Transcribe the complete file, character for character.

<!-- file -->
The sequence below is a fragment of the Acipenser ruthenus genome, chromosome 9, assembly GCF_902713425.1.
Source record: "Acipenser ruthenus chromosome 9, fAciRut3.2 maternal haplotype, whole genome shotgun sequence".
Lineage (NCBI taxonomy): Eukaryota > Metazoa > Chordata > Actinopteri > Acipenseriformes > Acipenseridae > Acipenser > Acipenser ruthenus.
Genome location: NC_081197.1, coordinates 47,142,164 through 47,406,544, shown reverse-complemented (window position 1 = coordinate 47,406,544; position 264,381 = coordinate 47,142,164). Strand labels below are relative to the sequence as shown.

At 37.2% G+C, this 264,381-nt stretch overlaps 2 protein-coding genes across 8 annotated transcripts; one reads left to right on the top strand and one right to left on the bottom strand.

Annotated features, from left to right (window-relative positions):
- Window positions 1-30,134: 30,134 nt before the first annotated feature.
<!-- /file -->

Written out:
The sequence below is a fragment of the Acipenser ruthenus genome, chromosome 9, assembly GCF_902713425.1.
Source record: "Acipenser ruthenus chromosome 9, fAciRut3.2 maternal haplotype, whole genome shotgun sequence".
Lineage (NCBI taxonomy): Eukaryota > Metazoa > Chordata > Actinopteri > Acipenseriformes > Acipenseridae > Acipenser > Acipenser ruthenus.
Genome location: NC_081197.1, coordinates 47,142,164 through 47,406,544, shown reverse-complemented (window position 1 = coordinate 47,406,544; position 264,381 = coordinate 47,142,164). Strand labels below are relative to the sequence as shown.

At 37.2% G+C, this 264,381-nt stretch overlaps 2 protein-coding genes across 8 annotated transcripts; one reads left to right on the top strand and one right to left on the bottom strand.

Annotated features, from left to right (window-relative positions):
- Window positions 1-30,134: 30,134 nt before the first annotated feature.